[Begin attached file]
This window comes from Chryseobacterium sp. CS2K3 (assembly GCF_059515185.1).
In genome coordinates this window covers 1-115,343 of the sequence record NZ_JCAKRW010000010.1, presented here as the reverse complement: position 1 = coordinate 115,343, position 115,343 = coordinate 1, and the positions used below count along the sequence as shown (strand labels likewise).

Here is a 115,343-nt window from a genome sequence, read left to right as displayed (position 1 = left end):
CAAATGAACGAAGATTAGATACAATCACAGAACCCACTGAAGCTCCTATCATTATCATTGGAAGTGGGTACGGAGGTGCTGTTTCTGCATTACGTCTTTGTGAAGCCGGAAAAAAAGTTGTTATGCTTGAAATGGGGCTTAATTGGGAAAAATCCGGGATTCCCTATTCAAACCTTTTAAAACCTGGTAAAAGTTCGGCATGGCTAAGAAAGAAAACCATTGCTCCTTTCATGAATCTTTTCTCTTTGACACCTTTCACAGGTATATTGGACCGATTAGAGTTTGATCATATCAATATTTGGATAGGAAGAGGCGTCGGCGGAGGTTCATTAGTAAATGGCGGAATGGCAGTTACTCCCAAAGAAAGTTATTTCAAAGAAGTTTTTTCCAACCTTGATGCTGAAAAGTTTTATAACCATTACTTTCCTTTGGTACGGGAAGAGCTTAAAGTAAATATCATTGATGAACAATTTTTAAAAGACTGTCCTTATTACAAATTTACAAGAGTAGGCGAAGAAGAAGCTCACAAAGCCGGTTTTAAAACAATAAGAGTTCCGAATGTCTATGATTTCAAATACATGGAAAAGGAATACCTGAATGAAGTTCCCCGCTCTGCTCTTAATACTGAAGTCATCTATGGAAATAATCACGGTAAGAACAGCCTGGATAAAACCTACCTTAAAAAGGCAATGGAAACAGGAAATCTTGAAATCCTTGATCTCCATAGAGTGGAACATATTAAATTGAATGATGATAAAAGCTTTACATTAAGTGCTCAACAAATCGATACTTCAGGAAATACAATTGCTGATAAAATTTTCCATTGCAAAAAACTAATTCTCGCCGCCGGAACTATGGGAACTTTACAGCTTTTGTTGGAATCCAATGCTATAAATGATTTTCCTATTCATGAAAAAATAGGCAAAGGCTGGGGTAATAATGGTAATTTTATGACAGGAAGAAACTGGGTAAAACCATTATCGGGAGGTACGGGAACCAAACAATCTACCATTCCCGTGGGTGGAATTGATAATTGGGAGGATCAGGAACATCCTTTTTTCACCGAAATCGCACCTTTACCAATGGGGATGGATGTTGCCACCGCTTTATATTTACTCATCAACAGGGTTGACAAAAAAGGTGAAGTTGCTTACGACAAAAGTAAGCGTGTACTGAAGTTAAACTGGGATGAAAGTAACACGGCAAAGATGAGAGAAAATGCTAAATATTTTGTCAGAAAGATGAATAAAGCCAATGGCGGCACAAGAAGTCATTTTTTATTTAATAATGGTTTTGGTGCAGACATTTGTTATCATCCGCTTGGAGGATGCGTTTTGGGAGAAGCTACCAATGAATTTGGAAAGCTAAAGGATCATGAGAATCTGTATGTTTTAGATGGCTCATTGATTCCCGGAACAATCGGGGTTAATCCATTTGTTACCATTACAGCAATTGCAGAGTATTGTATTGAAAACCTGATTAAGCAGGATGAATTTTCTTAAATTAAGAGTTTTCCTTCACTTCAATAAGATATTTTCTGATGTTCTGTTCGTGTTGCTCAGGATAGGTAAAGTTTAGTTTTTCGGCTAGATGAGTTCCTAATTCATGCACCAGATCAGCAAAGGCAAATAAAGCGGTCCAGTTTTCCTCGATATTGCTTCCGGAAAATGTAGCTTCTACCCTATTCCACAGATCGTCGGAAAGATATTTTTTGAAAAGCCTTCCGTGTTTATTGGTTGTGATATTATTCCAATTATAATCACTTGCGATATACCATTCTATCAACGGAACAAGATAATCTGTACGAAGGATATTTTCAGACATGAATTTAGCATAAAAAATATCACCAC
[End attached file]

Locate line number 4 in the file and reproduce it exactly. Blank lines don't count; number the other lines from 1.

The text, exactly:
CAAATGAACGAAGATTAGATACAATCACAGAACCCACTGAAGCTCCTATCATTATCATTGGAAGTGGGTACGGAGGTGCTGTTTCTGCATTACGTCTTTGTGAAGCCGGAAAAAAAGTTGTTATGCTTGAAATGGGGCTTAATTGGGAAAAATCCGGGATTCCCTATTCAAACCTTTTAAAACCTGGTAAAAGTTCGGCATGGCTAAGAAAGAAAACCATTGCTCCTTTCATGAATCTTTTCTCTTTGACACCTTTCACAGGTATATTGGACCGATTAGAGTTTGATCATATCAATATTTGGATAGGAAGAGGCGTCGGCGGAGGTTCATTAGTAAATGGCGGAATGGCAGTTACTCCCAAAGAAAGTTATTTCAAAGAAGTTTTTTCCAACCTTGATGCTGAAAAGTTTTATAACCATTACTTTCCTTTGGTACGGGAAGAGCTTAAAGTAAATATCATTGATGAACAATTTTTAAAAGACTGTCCTTATTACAAATTTACAAGAGTAGGCGAAGAAGAAGCTCACAAAGCCGGTTTTAAAACAATAAGAGTTCCGAATGTCTATGATTTCAAATACATGGAAAAGGAATACCTGAATGAAGTTCCCCGCTCTGCTCTTAATACTGAAGTCATCTATGGAAATAATCACGGTAAGAACAGCCTGGATAAAACCTACCTTAAAAAGGCAATGGAAACAGGAAATCTTGAAATCCTTGATCTCCATAGAGTGGAACATATTAAATTGAATGATGATAAAAGCTTTACATTAAGTGCTCAACAAATCGATACTTCAGGAAATACAATTGCTGATAAAATTTTCCATTGCAAAAAACTAATTCTCGCCGCCGGAACTATGGGAACTTTACAGCTTTTGTTGGAATCCAATGCTATAAATGATTTTCCTATTCATGAAAAAATAGGCAAAGGCTGGGGTAATAATGGTAATTTTATGACAGGAAGAAACTGGGTAAAACCATTATCGGGAGGTACGGGAACCAAACAATCTACCATTCCCGTGGGTGGAATTGATAATTGGGAGGATCAGGAACATCCTTTTTTCACCGAAATCGCACCTTTACCAATGGGGATGGATGTTGCCACCGCTTTATATTTACTCATCAACAGGGTTGACAAAAAAGGTGAAGTTGCTTACGACAAAAGTAAGCGTGTACTGAAGTTAAACTGGGATGAAAGTAACACGGCAAAGATGAGAGAAAATGCTAAATATTTTGTCAGAAAGATGAATAAAGCCAATGGCGGCACAAGAAGTCATTTTTTATTTAATAATGGTTTTGGTGCAGACATTTGTTATCATCCGCTTGGAGGATGCGTTTTGGGAGAAGCTACCAATGAATTTGGAAAGCTAAAGGATCATGAGAATCTGTATGTTTTAGATGGCTCATTGATTCCCGGAACAATCGGGGTTAATCCATTTGTTACCATTACAGCAATTGCAGAGTATTGTATTGAAAACCTGATTAAGCAGGATGAATTTTCTTAAATTAAGAGTTTTCCTTCACTTCAATAAGATATTTTCTGATGTTCTGTTCGTGTTGCTCAGGATAGGTAAAGTTTAGTTTTTCGGCTAGATGAGTTCCTAATTCATGCACCAGATCAGCAAAGGCAAATAAAGCGGTCCAGTTTTCCTCGATATTGCTTCCGGAAAATGTAGCTTCTACCCTATTCCACAGATCGTCGGAAAGATATTTTTTGAAAAGCCTTCCGTGTTTATTGGTTGTGATATTATTCCAATTATAATCACTTGCGATATACCATTCTATCAACGGAACAAGATAATCTGTACGAAGGATATTTTCAGACATGAATTTAGCATAAAAAATATCACCAC